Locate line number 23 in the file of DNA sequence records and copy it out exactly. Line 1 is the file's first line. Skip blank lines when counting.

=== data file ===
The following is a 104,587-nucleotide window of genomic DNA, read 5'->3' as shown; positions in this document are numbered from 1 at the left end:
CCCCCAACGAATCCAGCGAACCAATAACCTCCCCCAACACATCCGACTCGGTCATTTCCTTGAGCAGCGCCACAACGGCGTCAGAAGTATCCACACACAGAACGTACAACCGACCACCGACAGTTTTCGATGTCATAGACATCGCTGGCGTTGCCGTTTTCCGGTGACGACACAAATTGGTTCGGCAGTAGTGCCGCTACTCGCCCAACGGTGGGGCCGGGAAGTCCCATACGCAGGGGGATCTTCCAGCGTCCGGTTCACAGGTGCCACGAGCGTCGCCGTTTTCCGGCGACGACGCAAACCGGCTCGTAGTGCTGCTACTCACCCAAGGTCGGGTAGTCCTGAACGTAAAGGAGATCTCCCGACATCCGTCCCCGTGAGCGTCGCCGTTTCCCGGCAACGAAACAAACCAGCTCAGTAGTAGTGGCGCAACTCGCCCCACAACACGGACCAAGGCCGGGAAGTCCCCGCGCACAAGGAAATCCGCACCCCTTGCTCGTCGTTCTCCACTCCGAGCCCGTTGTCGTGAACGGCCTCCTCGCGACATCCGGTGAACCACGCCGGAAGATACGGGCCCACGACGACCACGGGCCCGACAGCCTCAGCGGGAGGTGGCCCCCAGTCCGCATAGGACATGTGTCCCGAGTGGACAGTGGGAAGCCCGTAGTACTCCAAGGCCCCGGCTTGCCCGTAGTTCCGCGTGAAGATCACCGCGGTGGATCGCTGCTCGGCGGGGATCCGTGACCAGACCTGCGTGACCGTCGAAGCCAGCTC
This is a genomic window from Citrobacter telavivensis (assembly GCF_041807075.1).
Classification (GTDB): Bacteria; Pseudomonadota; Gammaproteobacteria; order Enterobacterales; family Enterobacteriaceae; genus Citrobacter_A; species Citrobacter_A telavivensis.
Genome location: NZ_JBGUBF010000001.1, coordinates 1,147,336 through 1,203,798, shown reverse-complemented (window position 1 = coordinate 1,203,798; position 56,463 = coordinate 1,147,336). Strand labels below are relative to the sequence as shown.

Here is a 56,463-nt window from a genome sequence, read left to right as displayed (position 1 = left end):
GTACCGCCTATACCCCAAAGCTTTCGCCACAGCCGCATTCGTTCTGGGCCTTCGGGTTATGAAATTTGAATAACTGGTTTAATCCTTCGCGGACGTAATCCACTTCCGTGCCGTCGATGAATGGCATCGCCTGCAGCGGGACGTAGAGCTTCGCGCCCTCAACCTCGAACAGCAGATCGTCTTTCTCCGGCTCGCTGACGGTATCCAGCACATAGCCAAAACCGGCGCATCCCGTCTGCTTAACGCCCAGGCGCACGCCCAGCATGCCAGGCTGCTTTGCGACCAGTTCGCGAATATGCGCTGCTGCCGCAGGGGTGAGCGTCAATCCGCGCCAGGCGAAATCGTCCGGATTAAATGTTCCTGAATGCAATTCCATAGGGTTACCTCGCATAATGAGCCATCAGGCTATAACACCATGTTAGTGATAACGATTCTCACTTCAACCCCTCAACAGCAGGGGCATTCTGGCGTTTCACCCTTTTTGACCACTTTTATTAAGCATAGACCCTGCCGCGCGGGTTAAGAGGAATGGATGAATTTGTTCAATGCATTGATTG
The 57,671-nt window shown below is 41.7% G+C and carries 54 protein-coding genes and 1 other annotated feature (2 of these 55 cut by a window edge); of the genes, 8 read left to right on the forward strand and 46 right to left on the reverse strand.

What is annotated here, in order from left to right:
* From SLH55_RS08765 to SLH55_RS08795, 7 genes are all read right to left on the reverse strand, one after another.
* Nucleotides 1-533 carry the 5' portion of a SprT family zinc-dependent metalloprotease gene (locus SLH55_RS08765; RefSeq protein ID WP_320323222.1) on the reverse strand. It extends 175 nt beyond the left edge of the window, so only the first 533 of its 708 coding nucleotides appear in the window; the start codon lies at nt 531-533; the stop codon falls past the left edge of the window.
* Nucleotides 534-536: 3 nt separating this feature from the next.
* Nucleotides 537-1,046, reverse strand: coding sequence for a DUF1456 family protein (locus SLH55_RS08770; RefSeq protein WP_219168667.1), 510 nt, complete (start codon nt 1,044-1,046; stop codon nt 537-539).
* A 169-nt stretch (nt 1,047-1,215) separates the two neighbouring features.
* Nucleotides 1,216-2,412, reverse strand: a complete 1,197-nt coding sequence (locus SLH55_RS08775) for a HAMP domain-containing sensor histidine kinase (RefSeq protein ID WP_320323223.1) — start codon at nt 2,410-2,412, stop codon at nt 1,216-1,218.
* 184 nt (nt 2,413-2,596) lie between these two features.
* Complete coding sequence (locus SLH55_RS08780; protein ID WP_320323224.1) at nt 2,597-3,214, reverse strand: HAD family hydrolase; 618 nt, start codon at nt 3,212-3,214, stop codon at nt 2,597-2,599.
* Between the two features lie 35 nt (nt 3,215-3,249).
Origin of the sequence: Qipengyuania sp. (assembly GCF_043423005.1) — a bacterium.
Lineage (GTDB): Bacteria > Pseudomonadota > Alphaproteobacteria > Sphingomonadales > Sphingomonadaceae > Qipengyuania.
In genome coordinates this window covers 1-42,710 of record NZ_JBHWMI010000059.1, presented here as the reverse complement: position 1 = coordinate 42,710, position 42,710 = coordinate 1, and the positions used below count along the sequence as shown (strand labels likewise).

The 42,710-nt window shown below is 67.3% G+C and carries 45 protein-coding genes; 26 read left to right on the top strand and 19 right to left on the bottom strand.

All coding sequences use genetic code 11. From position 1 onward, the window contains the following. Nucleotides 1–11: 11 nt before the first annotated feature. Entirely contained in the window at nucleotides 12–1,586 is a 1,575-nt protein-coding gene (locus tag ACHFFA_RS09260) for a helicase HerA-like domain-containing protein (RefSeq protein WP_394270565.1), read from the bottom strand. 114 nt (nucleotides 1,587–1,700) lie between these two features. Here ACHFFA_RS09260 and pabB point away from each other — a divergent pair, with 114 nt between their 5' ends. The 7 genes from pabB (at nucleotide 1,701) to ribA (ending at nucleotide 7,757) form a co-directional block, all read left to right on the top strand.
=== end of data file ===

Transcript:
All coding sequences use genetic code 11. From position 1 onward, the window contains the following. Nucleotides 1–11: 11 nt before the first annotated feature. Entirely contained in the window at nucleotides 12–1,586 is a 1,575-nt protein-coding gene (locus tag ACHFFA_RS09260) for a helicase HerA-like domain-containing protein (RefSeq protein WP_394270565.1), read from the bottom strand. 114 nt (nucleotides 1,587–1,700) lie between these two features. Here ACHFFA_RS09260 and pabB point away from each other — a divergent pair, with 114 nt between their 5' ends. The 7 genes from pabB (at nucleotide 1,701) to ribA (ending at nucleotide 7,757) form a co-directional block, all read left to right on the top strand.